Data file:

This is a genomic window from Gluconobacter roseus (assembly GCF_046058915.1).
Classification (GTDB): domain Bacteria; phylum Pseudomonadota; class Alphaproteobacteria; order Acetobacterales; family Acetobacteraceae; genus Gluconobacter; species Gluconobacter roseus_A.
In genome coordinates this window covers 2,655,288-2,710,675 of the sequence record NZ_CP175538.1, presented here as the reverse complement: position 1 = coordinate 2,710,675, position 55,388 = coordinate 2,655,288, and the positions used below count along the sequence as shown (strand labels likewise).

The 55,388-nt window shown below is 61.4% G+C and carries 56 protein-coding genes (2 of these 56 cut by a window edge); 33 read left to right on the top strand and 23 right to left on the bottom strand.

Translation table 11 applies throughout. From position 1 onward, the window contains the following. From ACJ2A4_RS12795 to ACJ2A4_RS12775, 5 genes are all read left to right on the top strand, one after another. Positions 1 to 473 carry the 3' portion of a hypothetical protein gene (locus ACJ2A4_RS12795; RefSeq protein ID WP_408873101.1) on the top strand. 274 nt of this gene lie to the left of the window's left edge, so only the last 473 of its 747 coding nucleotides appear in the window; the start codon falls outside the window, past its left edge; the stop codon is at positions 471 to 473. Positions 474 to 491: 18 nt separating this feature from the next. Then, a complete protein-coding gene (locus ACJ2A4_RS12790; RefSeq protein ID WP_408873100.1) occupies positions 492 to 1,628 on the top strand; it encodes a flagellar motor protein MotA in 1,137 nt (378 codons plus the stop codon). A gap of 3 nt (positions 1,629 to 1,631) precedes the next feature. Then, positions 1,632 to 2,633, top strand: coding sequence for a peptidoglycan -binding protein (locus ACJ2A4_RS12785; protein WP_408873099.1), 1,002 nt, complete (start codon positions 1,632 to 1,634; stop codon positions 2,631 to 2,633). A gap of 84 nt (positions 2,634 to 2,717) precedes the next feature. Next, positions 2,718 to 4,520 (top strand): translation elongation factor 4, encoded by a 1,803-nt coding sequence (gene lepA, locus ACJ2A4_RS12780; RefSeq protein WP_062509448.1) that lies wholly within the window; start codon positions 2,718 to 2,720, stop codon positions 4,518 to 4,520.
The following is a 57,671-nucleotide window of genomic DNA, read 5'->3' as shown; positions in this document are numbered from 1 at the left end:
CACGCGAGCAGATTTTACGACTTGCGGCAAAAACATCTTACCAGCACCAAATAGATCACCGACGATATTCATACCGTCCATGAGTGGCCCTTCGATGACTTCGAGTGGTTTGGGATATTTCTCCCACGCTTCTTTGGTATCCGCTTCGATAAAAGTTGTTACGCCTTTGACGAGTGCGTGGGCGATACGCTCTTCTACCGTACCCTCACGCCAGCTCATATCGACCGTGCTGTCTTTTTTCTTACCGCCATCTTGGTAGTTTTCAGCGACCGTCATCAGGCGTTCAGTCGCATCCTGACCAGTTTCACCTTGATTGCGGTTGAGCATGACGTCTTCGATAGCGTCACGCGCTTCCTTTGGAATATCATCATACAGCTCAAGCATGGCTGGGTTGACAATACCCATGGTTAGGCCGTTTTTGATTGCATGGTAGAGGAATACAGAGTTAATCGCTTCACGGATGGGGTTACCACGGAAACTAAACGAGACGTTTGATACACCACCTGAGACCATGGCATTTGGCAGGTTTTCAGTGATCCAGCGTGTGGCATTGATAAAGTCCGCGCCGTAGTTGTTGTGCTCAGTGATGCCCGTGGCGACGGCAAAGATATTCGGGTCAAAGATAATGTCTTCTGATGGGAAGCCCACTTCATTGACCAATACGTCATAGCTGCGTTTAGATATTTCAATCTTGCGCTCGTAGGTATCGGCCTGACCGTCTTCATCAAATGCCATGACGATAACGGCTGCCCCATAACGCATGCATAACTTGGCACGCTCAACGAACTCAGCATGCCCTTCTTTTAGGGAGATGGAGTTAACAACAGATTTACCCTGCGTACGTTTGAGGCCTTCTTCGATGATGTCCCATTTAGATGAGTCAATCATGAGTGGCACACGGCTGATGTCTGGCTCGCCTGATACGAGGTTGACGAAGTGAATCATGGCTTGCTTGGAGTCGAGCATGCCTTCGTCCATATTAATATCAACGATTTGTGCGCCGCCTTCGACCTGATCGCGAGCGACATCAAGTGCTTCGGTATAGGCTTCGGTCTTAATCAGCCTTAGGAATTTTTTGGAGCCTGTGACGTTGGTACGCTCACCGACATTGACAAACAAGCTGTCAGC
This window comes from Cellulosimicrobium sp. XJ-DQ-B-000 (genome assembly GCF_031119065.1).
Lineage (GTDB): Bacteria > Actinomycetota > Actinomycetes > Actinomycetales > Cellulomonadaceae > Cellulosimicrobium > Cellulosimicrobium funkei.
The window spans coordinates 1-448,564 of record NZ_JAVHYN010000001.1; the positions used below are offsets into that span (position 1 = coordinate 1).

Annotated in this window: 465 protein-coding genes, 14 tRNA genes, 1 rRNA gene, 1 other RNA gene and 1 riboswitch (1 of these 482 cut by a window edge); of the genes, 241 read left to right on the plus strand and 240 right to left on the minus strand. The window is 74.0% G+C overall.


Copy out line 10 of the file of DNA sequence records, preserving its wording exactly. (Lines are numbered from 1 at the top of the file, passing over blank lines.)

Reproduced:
The window spans coordinates 1-448,564 of record NZ_JAVHYN010000001.1; the positions used below are offsets into that span (position 1 = coordinate 1).